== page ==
A legacy of learning

In March 2017, EDF Energy formed a research partnership with the University of Bath to investigate the challenges that come with planning, developing, managing and delivering complex supply networks and megaprojects. Based in the School of Management, the goal of the HPC Supply Chain Innovation Lab is to improve the management of supply networks in megaprojects through impactful research insights, tools and advice, connecting the Golden Triangle of business-leaders, policymakers and academics.

To date the majority of our understanding of the strategic supply network design has come from manufacturing, which doesn’t tell us anything about megaprojects’ unique characteristics. For instance, the scale of demand increases massively over the project phases, thus contrasting with more stable manufacturing operations.

A key focus for the HPC Supply Chain Innovation Lab is to investigate and provide insights into how network orchestrators such as EDF Energy can integrate local SMEs into a megaproject’s complex supply network. Understanding the different drivers and challenges in this process will help social and economic value creation for future megaprojects in the UK and around the world.

In a true symbiotic relationship, the HPC Supply Chain Innovation Lab works closely with business-leaders and policymakers, hosts regular events and workshops, bringing together key decision-makers to share knowledge on the big challenges they face. It also works closely with the next generation of leaders by supporting placement opportunities, research projects and delivering award-winning teaching cases.

Understanding the Golden Triangle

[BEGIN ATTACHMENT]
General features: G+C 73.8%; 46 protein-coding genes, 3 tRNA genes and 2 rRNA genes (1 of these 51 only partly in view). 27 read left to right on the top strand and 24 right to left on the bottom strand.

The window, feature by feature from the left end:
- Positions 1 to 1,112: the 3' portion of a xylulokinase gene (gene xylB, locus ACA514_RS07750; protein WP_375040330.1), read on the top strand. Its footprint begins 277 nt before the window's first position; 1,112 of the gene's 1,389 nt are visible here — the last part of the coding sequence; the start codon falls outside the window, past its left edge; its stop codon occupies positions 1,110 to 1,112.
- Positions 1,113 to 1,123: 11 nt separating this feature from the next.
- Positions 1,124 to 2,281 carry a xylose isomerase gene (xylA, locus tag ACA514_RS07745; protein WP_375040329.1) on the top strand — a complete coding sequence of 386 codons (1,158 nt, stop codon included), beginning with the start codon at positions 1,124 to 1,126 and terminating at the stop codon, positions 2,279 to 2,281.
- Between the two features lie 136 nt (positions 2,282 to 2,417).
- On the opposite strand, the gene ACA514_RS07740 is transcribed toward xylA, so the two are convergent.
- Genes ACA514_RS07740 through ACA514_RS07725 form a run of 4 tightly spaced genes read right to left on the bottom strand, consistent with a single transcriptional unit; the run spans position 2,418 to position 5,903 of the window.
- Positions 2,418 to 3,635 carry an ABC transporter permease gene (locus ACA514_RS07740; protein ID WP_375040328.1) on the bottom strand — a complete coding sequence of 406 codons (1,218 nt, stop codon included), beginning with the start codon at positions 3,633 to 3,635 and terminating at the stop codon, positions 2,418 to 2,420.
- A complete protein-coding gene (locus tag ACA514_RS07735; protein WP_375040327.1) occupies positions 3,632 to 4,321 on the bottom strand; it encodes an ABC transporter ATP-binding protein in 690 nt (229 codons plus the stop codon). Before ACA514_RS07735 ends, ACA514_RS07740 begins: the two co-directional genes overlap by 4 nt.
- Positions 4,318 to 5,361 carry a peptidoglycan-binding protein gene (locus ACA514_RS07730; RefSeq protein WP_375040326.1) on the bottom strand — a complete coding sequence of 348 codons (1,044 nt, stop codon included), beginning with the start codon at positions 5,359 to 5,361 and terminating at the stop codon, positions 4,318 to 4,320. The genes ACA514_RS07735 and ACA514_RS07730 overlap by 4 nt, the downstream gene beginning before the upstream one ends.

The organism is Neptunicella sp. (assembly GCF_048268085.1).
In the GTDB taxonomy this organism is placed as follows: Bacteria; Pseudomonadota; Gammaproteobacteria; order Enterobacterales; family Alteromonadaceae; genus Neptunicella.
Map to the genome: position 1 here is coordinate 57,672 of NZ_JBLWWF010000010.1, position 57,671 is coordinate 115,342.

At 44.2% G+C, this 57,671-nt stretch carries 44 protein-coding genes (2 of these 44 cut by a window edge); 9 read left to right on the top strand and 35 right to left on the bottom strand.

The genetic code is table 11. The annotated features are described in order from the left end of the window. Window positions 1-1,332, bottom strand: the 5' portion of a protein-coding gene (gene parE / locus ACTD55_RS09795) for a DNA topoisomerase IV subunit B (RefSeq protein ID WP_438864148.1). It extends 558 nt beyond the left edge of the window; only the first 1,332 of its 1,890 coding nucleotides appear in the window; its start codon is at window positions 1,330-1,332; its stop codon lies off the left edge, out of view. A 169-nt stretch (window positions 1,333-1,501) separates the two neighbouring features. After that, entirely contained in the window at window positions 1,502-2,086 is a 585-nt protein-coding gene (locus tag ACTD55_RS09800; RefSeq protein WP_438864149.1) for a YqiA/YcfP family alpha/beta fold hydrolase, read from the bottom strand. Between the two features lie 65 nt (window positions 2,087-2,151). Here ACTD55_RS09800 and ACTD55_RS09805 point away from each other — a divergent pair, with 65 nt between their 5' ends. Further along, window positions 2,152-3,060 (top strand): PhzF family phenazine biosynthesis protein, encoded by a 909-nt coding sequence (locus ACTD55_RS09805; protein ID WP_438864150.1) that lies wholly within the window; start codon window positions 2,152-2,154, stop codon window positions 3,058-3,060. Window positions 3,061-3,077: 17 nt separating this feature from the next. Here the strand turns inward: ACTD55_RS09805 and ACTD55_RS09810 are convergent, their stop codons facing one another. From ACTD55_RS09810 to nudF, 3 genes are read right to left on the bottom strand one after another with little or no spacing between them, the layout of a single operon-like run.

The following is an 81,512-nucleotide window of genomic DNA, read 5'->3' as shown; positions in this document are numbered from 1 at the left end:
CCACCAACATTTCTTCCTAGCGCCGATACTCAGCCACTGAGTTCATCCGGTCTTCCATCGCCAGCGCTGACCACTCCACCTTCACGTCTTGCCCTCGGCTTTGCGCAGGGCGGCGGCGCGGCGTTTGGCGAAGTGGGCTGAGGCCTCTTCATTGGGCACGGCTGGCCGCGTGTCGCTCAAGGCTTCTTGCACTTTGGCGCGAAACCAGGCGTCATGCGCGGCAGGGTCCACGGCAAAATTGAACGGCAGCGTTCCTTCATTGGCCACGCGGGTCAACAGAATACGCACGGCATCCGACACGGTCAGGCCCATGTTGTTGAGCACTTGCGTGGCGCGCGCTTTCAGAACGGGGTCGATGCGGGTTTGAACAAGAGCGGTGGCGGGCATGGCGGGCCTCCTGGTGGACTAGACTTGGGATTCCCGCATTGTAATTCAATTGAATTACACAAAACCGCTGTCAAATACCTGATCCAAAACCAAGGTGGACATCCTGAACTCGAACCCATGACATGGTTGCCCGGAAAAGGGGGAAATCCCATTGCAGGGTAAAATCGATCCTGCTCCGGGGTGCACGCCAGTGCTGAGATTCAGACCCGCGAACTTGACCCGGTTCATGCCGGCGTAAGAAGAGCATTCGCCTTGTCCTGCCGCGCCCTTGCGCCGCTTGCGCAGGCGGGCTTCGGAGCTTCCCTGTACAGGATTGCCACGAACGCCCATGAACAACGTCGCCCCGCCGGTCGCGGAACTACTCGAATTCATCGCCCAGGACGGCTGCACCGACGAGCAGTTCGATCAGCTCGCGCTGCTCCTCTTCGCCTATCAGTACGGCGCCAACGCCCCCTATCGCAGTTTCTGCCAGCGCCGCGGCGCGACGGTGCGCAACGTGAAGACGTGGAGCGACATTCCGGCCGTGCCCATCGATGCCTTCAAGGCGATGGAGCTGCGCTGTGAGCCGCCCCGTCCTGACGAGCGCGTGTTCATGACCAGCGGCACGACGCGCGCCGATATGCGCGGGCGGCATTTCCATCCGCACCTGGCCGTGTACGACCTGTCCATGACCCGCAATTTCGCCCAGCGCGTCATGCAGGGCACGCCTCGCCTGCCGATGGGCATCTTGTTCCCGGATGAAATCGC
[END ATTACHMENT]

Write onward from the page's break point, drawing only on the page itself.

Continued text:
The partnership between EDF Energy and the University of Bath illustrates the strength of the collaborative approach of the Golden Triangle to address social and economic value generation. This is an important theme for the University and we see the benefits not only in the HPC Supply Chain Innovation Lab, but also other leading initiatives such as The Institute of Coding; the Institute for Advanced Automotive Propulsion Systems; and the Institute for Mathematical Innovation.

We explored the benefits and challenges of the collaborative approach at a recent high-profile event on the Golden Triangle which brought together business-leaders, policymakers and academics.

This collaborative approach will become more important than ever post-Brexit, as we seek to unlock the economic and social opportunities presented by the Industrial Strategy. The HPC Supply Chain Innovation Lab is fundamental to helping EDF Energy, other industry partners and the government ensure that the benefits of megaprojects outlive the construction process and provide a lasting economic, social and skills legacy in the South West and beyond that can help power the UK’s industrial future.

Professor Jens Roehrich, Mr Jas Kalra and Professor Brian Squire HPC Supply Chain Innovation Lab, School of Management, University of Bath